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Executive Board meeting suspended to allow councillors to calm down

NOTE: This content is old - Published: Tuesday, Oct 9th, 2018.

Wrexham Council’s monthly Executive Board meeting was effectively suspended this morning to allow councillors to calm down during a passionate debate over disability employment service cuts.

It is quite common for a lengthy meetings to have 10-15 minute ‘comfort breaks’ after running for a couple of hours, yet just over an hour into the meeting this morning a ‘comfort break’ was called mid-debate for a cool off due to ongoing battles.

The kick off revolved around the cutting and ‘reshaping’ of work opportunities for those with a range of physical and learning disabilities, provided by Wrexham Council. The topic has gone through the Scrutiny process and ended up in a report before Wrexham Council’s Executive Board to make a decision that would see cessation of two projects, Coverall and Portable Appliance testing (PAT).

The Cafe in Alyn Waters comes under Wrexham Council’s Adult Social Care, so they are looking to run it ‘in partnership’ rather than directly as it is now, but they say they will ensure any contractor gives the opportunity for those working there to carry on.

The Scrutiny Committee asked for a deferral of the decision as they were not sufficiently reassured that suitable alternative services would be provided for individuals.

Last week Cllr David A Bithell explained he felt such demands would be duplicating work already carried out by officers and was in effect not appropriate due to the personal nature of the information to be handled by a Scrutiny committee.

Today, after the usual formal presentation of the report containing plans to close some services and outsource Alyn Waters cafe to a third party, Cllr Derek Wright presented a bundle of papers to the Council Leader Mark Pritchard and Chief Executive Ian Bancroft before stating he felt Scrutiny had been ignored and protocols were not being followed and a ‘breach’ had taken place.

Cllr Wright said the protocols, formed in 2016 as part of ‘developing effective scrutiny’, clearly stated that councillors should have had a written report on the outcome of Scrutiny and a verbal update, yet the report and the presenting of the report had neither.

Wrexham.com has located the outcome guidance of the 2016 process that includes:

– Recommendations of Scrutiny Committees to always be recorded in Executive Board reports
– Lead Member should include reference in the report as to whether scrutiny recommendations have been accepted or not and the reason(s) why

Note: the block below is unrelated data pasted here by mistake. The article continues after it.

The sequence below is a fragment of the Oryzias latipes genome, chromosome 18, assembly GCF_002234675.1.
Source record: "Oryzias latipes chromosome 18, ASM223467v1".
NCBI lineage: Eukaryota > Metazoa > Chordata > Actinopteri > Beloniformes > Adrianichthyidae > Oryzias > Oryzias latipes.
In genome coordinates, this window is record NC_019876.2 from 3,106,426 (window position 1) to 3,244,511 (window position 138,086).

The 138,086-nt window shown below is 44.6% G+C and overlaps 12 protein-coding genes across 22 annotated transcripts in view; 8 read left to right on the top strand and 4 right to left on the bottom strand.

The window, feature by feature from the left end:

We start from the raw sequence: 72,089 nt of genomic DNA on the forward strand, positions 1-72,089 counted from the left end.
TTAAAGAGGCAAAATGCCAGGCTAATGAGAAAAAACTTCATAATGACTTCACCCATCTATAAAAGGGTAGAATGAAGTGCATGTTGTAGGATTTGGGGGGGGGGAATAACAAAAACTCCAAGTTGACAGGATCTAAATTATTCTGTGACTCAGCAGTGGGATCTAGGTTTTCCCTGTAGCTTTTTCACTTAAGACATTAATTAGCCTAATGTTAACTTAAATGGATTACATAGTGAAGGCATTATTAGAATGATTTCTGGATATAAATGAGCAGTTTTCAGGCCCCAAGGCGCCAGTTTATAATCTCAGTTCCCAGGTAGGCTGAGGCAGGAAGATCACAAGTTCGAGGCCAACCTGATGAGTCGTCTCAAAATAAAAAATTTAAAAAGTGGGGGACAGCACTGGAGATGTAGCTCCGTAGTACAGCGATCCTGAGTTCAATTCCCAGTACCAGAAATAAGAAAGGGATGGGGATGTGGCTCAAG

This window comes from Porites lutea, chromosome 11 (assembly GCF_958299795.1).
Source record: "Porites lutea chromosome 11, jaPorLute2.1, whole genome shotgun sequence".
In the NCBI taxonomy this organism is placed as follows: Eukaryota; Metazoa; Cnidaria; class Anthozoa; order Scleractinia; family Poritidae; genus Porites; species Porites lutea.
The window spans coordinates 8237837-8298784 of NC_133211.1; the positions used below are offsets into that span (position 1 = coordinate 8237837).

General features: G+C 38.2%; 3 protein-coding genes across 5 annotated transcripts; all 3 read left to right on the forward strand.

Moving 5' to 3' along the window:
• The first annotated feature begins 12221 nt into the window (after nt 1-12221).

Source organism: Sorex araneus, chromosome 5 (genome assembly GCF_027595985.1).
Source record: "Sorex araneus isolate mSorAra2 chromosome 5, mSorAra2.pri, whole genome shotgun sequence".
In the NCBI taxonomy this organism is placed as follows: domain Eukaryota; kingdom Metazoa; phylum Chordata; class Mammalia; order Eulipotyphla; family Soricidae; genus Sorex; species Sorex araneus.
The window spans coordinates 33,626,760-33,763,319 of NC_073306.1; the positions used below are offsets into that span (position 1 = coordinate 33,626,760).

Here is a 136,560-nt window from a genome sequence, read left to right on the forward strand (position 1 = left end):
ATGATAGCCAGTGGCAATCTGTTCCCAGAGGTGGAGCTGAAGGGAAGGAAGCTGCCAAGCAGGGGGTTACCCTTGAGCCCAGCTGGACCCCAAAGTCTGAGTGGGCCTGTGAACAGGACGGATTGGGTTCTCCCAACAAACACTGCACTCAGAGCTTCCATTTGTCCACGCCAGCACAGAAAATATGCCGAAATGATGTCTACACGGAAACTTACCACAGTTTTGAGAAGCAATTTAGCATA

– Lead Member to make reference to scrutiny comments/recommendation when introducing report at Executive Board.

Cllr Wright said these ‘had been completely ignored’ noting that 11 members of a politically balanced committee had formed recommendations, unanimously. He said: “There are 52 councillors on Wrexham Council involved in the decision making process.

“That is not the case now, it is just 10 with no regard or respect to the other 42, particularly scrutiny members.”

Cllr Wright asked for the report and debate to be deferred until a complete report could be prepared.

Clr Pritchard was unhappy, calling the remarks about no respect or regard as being ‘untrue’, saying he had the ‘utmost respect and regard for every elected member’, and invited Cllr Wright to ‘find time to apologise’.

He said: “Scrutiny make recommendations and bring it to us. We make a judgement call on if we want to accept the recommendations made by scrutiny and take it forward”

“In the past it is a mixed bag, we do it and we don’t. On the report it is in there with regards to the scrutiny comments.”

The Legal Officer confirmed ‘the scrutiny recommendations are contained within the report’.

Cllr Wright read out the line from the protocol that states the report should ‘…include reference in the report as to whether scrutiny recommendations have been accepted or not and the reason why’, noting ‘they totally have not’.

“The protocol has been breached. It is there in plain english.”

The Council Officer explained to the meeting that ‘we took on board the comments and recommendations from scrutiny’ and that information was ‘in the body of the report’.

Cllr Wright was unimpressed, rejecting a chance for further follow up saying “I don’t see the point, no one is listening to me.”

Cllr David A Bithell raised the temperature saying: “I am quite disappointed to be honest with you, why an elected member of the Labour party has attacked us this morning by saying ‘no respect, no regard’.”

“I think that is disappointing and I hope there is an apology coming as it is quite clear in the report that the scrutiny comments are there.”

In a comment that appears to have raised eyebrows outside of the chamber as well as triggering shakes of heads and face-pulls inside it, Cllr Bithell went on: “We don’t have to take on board what scrutiny says because we are the Executive Board.

“If after the decision is made today that Scrutiny are not happy with that decision if we make that decision then you can call it in.”

Cllr Dana Davies posed various questions, but picked up on her party being named by Cllr Bithell: “I find it incredulous we have a Lead Members Scrutiny Protocol and that the Labour Party are some how being blamed for you ten executive members not knowing your own protocol.

“I do worry about the attack coming from that direction. Our constitution should demonstrate our democratic process, we have had various conversations in Part 2 about breaches of constitution.”